I’m 25 years old and single

And I’m okay with it. 

(Rishta aunties crying in my midst).

I live in Karachi, Pakistan.

Here lies a city that believes marriage is a badge of honor. Here lies a populous that judges a woman’s achievements based on a ring. Here lies a place that believes a woman’s purpose is based on procreating (a little too A Handmaid’s Tale for my liking). Here lies a society that is consumed with marriage talk. Clothes talk. Ring talk. And it goes on and on.

Here lies a place that’s toxic as hell if you’re single.

Like you’re somehow more honorable for getting married? Like you somehow aren’t enough by yourself?

Like you’re somehow honorable for getting married?

I am all woman and I am enough.

I think a lot of people view those who are single as these social pariahs. The second you turn 21, the rishtas come flooding in and you’re told that you’re now “of marriageable age.”

The aunties begin asking:

How old is your daughter?

Is she engaged? 

When is she getting married? 

Should we introduce her to someone?

And you know what? Sometimes I laugh at how ridiculous it all is.

Sometimes I’m caught within their cycle and wonder if marriage really is some form of achievement (insert bullshit). Of course, from time to time, I do love the idea of marriage but I don’t love the system – the way rishta aunties are so common, the way everyone views you like a piece of a puzzle that needs another to get ahead in life. 

I’m focusing on building my life, trying to pursue a career in writing, getting to know who I really am – but does society view that as a victory? Do they see me as an adult? Probably not.

You are a fucking queen and your happiness lies in all those pieces.

Notions, like not wearing red lipstick before your wedding, not staying out late at night, doing x or y thing before you’re married, just trying to pause your life for this elevated paper signing, are beyond me.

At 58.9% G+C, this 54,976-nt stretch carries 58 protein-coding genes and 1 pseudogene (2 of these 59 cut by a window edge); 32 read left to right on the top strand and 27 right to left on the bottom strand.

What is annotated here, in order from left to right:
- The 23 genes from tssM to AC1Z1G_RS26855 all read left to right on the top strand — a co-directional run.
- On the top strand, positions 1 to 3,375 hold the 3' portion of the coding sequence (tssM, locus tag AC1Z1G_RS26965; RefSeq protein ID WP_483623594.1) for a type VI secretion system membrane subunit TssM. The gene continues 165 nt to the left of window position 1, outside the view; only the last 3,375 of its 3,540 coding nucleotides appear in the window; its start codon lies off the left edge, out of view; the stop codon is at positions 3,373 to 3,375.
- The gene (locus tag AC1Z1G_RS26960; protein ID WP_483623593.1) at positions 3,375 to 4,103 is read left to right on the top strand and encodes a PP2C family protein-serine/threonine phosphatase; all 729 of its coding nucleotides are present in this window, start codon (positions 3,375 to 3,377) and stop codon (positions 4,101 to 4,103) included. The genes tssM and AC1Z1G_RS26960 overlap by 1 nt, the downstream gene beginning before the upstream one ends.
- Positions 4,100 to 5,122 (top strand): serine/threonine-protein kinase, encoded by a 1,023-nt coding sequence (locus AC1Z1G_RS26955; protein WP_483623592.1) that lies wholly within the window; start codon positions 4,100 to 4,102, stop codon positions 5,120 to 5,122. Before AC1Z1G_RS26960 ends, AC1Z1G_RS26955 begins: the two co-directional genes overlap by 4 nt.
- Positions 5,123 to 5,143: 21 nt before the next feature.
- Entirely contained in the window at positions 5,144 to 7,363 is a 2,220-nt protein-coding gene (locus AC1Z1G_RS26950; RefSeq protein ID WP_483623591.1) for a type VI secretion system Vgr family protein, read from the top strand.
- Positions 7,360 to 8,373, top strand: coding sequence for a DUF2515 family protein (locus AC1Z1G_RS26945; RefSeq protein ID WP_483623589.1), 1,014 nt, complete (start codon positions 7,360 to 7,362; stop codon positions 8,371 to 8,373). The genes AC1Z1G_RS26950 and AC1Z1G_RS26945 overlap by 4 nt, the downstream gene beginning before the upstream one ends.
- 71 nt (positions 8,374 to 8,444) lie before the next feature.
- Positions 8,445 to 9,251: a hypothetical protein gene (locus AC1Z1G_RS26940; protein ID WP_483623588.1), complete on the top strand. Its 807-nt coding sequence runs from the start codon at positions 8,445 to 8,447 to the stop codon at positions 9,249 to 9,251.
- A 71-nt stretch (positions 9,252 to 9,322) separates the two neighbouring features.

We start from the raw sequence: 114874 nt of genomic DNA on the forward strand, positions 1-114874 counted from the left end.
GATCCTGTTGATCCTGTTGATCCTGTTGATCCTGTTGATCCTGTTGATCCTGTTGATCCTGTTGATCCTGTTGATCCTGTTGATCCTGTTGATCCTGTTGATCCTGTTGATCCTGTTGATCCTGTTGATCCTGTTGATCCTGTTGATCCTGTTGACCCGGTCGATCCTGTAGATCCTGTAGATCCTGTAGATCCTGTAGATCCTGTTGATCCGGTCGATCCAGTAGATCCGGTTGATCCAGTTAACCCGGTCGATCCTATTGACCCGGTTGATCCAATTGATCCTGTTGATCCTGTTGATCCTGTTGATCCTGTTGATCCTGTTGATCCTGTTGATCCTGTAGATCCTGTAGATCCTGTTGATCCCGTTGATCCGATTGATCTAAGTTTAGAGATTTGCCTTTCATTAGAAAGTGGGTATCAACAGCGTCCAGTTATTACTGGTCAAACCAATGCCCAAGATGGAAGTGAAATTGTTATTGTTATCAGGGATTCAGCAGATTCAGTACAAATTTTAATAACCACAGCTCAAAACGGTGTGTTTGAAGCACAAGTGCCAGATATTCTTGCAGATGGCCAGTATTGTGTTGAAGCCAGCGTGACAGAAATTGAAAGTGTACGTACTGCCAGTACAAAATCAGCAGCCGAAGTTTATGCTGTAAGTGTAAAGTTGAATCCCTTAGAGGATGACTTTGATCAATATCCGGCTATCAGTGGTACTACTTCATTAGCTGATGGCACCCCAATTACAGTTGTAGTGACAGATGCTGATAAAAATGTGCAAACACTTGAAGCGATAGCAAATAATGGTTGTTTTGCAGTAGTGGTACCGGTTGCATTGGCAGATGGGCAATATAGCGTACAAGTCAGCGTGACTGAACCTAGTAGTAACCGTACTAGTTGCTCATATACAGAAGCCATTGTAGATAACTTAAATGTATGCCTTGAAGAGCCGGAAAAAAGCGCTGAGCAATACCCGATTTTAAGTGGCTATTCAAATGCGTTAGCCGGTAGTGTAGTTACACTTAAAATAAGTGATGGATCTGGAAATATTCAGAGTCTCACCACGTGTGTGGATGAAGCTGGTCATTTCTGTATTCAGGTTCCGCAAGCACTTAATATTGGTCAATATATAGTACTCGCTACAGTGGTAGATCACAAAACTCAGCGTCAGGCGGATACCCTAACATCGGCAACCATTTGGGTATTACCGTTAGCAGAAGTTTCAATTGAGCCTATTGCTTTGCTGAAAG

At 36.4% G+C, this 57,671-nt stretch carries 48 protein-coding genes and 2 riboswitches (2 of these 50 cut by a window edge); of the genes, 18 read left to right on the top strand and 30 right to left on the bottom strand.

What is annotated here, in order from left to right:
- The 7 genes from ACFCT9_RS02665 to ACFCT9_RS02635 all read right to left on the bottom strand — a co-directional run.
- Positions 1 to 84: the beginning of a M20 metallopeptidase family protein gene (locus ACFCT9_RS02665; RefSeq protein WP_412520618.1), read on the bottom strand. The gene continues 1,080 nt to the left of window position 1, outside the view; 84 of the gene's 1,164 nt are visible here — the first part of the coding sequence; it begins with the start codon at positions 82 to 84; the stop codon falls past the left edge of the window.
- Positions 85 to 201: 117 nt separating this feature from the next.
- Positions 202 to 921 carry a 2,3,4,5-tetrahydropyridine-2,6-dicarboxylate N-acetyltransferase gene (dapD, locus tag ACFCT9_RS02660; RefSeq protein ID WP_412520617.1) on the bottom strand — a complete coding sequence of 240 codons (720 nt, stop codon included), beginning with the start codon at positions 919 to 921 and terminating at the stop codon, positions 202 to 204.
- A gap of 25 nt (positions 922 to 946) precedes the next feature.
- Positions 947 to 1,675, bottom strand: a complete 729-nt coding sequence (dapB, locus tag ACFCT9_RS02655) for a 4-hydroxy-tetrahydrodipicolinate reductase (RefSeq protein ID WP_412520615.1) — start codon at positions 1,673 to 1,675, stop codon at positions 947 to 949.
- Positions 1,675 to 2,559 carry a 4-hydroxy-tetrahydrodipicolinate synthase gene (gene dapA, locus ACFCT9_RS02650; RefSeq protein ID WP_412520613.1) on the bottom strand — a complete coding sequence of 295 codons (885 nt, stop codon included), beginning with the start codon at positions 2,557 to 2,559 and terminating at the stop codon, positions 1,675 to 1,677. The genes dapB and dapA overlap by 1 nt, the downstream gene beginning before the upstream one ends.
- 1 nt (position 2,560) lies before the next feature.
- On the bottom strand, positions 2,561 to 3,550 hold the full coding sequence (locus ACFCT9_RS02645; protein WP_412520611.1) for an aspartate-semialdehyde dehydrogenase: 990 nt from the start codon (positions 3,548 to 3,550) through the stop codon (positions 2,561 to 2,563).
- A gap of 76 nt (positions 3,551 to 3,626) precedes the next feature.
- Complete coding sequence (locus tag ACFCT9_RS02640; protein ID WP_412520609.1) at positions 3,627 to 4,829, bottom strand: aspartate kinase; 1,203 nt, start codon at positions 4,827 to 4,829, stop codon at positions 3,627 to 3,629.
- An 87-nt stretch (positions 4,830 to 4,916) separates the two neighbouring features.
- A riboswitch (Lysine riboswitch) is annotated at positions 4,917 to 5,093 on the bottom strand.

I think a lot of us were brought up among princesses and romcoms that told us that happily ever after meant one thing – finding the right partner and that stuck.

But girl, your happily ever after is now, it’s happening all around you, growing in your beautiful wake.

Personally, I know that my self worth is not, and will never be defined by anyone but me. I won’t be defined by societal norms because that isn’t fair, and that isn’t what anyone should rely on. I know that for my self-worth, it’s important to celebrate the little pieces of myself. 

But girl, your happily ever after is now, it’s happening all around you, growing in your beautiful wake.

Somehow, through some twisted perception, marriage is seen as a triumph. It’s like you slowly tick those boxes – school, college, first job, marriage. I understand that my body has a clock – and I understand that some people believe in grounding their life through traditionalism. So that shiny badge of marriage that you so cling to – if it works for you – if that’s what your life is really geared towards, go for it.

But if it’s something else you want out of life, value that. 

So every time I get published, be it something small that I’ve worked on, or a longer piece of writing, I celebrate it. When I do something good for myself, I celebrate it. When I travel, I celebrate it.

It’s about understanding what’s important for you – what works for you that’s really the biggest achievement in life.

We all need a LOT of self-love in our lives. So take every single flawed and beautiful part of you, take it, hold it close, and remind yourself that you are a fucking queen and your happiness lies in all those pieces.

Don’t let your singledom be defined by a societal meter.

  • Maheen Humayun

    Maheen Humayun is a writer, poet and educator based in Karachi, Pakistan. She has a BA in English Literature and Creative Writing. In addition to working as the Senior Editor for Love, she teaches literature in the day, and writes her own at night. Maheen has written for The Express Tribune and Dawn as well and her novella, "Special," was published in 2012. When she isn't writing for The Tempest, you can find her drinking copious amounts of black coffee, working on crushing the patriarchy, learning digital art, and doing spoken word poetry.